DefN: A Wittgenstein word is one which has a manifold of uses, but no determinate meaning that applies to all of them; it seems so fundamental a part of the furniture of our lexicon that it resists analysis itself.
Wittgenstein’s example is of a ‘game’. What is a game? We may ask; we can give a conception (having objectives), but we then find a use of the word ‘game’ that does not fulfill this construction; some games, as we know, don’t have determinate objectives.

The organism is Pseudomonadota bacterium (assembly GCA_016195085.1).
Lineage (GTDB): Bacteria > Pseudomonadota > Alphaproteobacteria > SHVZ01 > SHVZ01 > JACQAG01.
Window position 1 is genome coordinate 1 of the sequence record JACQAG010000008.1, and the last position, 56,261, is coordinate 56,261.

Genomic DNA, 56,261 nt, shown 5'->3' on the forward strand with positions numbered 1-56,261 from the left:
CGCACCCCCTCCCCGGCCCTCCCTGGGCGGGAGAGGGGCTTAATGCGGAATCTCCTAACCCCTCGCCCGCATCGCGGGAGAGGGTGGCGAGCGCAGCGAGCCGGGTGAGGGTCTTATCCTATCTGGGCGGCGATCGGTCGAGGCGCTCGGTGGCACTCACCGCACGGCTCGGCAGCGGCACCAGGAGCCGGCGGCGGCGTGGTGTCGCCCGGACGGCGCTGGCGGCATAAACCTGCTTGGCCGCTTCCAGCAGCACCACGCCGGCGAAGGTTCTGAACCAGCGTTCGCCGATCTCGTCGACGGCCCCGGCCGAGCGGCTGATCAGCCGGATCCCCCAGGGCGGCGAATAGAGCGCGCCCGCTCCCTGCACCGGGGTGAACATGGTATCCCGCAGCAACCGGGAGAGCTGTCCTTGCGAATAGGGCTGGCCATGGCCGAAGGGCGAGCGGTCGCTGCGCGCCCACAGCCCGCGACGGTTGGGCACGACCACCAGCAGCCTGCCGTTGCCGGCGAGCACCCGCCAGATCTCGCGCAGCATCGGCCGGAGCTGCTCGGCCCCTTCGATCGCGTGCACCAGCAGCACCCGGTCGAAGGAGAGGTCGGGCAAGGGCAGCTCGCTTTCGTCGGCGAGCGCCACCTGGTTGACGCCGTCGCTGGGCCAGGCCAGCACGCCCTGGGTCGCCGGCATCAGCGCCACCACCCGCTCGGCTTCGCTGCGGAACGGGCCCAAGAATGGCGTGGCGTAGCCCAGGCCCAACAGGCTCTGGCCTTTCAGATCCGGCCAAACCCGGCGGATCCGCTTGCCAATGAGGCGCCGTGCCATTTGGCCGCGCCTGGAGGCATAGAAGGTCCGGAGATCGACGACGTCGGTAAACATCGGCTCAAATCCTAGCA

Okay; let me consider a few ‘Wittgenstein words’; every candidate is going to be contraversial, I must admit. But I’m simply tying up some thoughts that myself and Michael are having in our discussions.
Here are our thoughts:
1. Love – this word is a conceptual primitive (inspired by J. Armstrong) [Michael will write a post on this in more detail perhaps]
2. Knowledge – we have addressed this issue in the past, with Williamson’s suggestion that the concept of ‘knowledge’ evades conceptual analysis.
3. Truth? – this is a scary one – I don’t want to say any more about this…
Destre (aided by Michael)